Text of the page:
Where the gulls go, and watching giraffes spar
I saw more seagulls while I was driving through Bowen Valley the other afternoon than I saw in three recent days at the Oregon Coast.
And Bowen Valley hasn’t been within the reach of the tides for something like 200 million years.
This is the sort of avian discrepancy that can happen because the weather at the shore is better suited to filming an episode of “Deadliest Catch” than to letting a toddler get sand in his hair for the first time.
I have no doubt that gulls, which seem unperturbed by the nastiest of gales, were as ubiquitous as ever during our beach trip.
It’s just that we mainly avoided the beach, where the gulls tend to gather.
(Those that aren’t in Bowen Valley, anyway.)
I have no great affinity for getting soaked just so I can listen to the birds’ unique screech.
(And I forgot to pack my waterproofs.)
The clouds never completely retreated during our visit, most of which we spent in Coos County.
Specifically, inside some sort of structure — ideally one where goods were for sale — or an enclosed, leak-proof vehicle.
Unfortunately, the rubber seals around a car’s windows and doors that keep the damp out also keep in the aspirin-defying cacophony of two kids battling over sippy cups and DVDs.
The low-hanging stratus ceiling did briefly raise enough on a couple occasions so that the aforementioned toddler and his older (and much less patient) sister could run squealing as the tide rushed toward the shore (and their little feet.)
And naturally both of them got drenched by the frigid North Pacific — below the knees, anyway.
The lousy weather notwithstanding, we had a respectable amount of fun looking at lighthouses (mainly through rain-pelted windows lowered just long enough for picture-taking), eating various species of deep-fried sea creatures, and visiting a most excellent candy shop in Bandon which offered copious samples of pretty much every confection (Olivia dreams of the place still, I suspect.)
I was impressed, as always when I tour the seaside, by just how many surfaces can support a mat of moss, and by just how little unoxidized sheet metal is needed to keep a pickup truck on the road.
On our way to the coast we toured one of Oregon’s more renowned tourist attractions: Wildlife Safari just southwest of Roseburg.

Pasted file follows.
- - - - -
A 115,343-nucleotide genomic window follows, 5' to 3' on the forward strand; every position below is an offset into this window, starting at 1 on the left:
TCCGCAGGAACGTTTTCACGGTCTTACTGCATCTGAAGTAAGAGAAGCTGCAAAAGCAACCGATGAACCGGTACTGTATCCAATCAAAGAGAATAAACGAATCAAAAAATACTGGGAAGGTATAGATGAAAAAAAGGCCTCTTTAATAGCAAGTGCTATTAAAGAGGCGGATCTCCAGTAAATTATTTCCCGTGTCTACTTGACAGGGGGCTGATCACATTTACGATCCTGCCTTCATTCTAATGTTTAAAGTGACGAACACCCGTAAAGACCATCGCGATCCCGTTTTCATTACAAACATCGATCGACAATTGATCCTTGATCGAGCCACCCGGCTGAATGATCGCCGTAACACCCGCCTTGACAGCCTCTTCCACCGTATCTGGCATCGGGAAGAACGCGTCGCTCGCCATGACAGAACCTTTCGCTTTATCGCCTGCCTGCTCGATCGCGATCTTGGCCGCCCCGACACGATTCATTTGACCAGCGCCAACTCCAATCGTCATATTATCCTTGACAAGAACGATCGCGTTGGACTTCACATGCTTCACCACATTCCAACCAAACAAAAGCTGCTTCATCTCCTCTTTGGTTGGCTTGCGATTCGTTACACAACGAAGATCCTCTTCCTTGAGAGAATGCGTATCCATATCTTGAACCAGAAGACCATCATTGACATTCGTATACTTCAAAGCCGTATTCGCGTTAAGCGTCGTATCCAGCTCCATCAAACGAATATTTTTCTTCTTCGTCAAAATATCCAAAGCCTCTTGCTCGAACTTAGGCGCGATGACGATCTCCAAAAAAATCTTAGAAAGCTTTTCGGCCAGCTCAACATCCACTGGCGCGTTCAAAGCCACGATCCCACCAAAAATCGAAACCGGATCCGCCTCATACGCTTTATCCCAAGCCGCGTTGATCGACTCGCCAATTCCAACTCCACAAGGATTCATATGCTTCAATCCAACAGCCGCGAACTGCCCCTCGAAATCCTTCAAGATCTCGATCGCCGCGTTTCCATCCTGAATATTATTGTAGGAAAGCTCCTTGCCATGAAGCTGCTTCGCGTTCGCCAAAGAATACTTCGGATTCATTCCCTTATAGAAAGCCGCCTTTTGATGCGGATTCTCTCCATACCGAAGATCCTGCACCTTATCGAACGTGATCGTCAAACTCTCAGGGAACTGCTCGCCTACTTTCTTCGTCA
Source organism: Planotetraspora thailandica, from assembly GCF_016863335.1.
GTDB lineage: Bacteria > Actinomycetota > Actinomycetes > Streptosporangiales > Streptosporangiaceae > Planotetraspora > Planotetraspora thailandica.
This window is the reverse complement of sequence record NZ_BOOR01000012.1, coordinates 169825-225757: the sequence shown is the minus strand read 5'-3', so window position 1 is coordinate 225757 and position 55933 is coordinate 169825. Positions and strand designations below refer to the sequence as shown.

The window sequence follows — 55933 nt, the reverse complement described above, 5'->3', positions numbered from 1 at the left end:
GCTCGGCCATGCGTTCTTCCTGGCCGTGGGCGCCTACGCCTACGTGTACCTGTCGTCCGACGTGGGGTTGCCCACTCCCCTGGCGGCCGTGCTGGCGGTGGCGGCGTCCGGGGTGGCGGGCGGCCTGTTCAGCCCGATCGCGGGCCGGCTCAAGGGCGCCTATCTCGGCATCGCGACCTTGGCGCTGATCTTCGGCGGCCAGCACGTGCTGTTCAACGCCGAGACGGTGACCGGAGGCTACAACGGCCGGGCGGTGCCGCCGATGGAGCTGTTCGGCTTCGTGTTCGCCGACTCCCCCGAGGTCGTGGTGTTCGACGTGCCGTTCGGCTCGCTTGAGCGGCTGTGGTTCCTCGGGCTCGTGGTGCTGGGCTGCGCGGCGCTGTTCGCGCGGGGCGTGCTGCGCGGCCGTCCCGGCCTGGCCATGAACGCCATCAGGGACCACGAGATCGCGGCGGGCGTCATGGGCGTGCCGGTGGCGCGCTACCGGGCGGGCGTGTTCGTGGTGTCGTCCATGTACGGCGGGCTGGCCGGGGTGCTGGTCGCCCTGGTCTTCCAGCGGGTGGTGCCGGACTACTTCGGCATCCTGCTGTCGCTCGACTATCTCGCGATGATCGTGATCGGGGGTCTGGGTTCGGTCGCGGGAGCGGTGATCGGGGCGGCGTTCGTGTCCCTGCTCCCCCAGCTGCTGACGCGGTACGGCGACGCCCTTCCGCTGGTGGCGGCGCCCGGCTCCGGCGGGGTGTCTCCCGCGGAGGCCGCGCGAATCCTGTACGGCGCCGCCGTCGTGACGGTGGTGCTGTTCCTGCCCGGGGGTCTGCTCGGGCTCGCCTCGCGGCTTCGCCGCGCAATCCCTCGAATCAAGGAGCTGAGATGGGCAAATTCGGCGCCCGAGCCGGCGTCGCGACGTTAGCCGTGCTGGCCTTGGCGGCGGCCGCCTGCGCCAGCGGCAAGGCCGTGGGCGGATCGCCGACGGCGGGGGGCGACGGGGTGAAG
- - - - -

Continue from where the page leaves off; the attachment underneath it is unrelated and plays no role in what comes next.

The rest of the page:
I went there a couple times when I was a kid, but neither my wife nor our kids had been.
Wildlife Safari is sort of a hybrid of Jurassic Park and the zoo of a minor city, only without self-driving Ford Explorers and velociraptors.
Besides being much larger than a typical zoo, at 600 acres, Wildlife Safari differs in that the animals — at least those less likely to devour all or part of the paying customers — roam with relative freedom about the sprawling grounds.
It’s an attractive setting, too, with hills that roll in proper poetic fashion, plus the copses of oaks and Douglas-firs that characterize much of our state’s southwest corner.
Visitors drive through the park in their own cars via a network of gravel roads. It’s quite possible, if you ignore the frequent warning signs and leave your windows down, that an ostrich will unlimber its curiously dexterous neck, poke its beak inside and turn on the AC or fiddle with your radio presets.
We saw one ostrich pecking away at the hood of a sedan with what seemed to me sufficient force to leave shallow dents, as a hailstorm might do, or at least scratch the paint.
And we watched the park’s pair of male giraffes engage in a bout of sparring that, typical of the gender (and, apparently, the species), quickly escalated.
I started calculating whether, if their pushing came to shove on our Buick, I could drive between their legs to safety. There was plenty of head room, but I wasn’t sure about the width.
Anyway, a fleet of park rigs showed up, and they separated the giraffes with the efficiency, if not the grace, of a blue heeler plucking one cow from the herd.
A bit later we noticed that a rhinoceros was standing next to the road (if any creature as massive as a rhino can be said to do something as trivial as stand; it’s more that a rhino dominates any patch of ground on which it decides to rest).
A Prius was creeping along toward the rhino — perhaps operating in quiet electric mode so as to sneak up on the beast.
I wondered what would happen if the rhino took a dislike to the Toyota.
In particular I wondered, if the rhino upended the Prius, would the rhino even notice?
It turned out the Prius driver heeded the signs, though, and rolled past the rhino without pausing.
Notwithstanding its “wild” name, while driving through the park I was struck by that sense of wildness stifled that pervades any place where animals can’t come and go as they please.
It’s true that the brown bears, although confined to an area by means of what I devoutly hoped was an immensely strong fence, frolicked in a pond as though they were being filmed in the Alaskan outback for the kind of program they show on public television.
But just down the road a lone cheetah paced the fence of its enclosure with that mindless, robotic gait of a city-bound Lab. Such a sight is slightly depressing when the animal is a domestic dog, but almost acutely painful when the subject is a sleek cat capable of pacing traffic on the freeway.
I don’t mean to disparage Wildlife Safari.
The park has an estimable reputation for its cheetah breeding program — 168 of the cats have been born at Wildlife Safari since 1972. And as we watched an employee smile at a pair of 12-week-old cheetah cubs as they gamboled in the grass (Khayam and Mchumba were born Feb. 29), it seemed clear that the staff has a genuine love for the animals that goes beyond their profit potential.
Jayson Jacoby is editor of the Baker City Herald.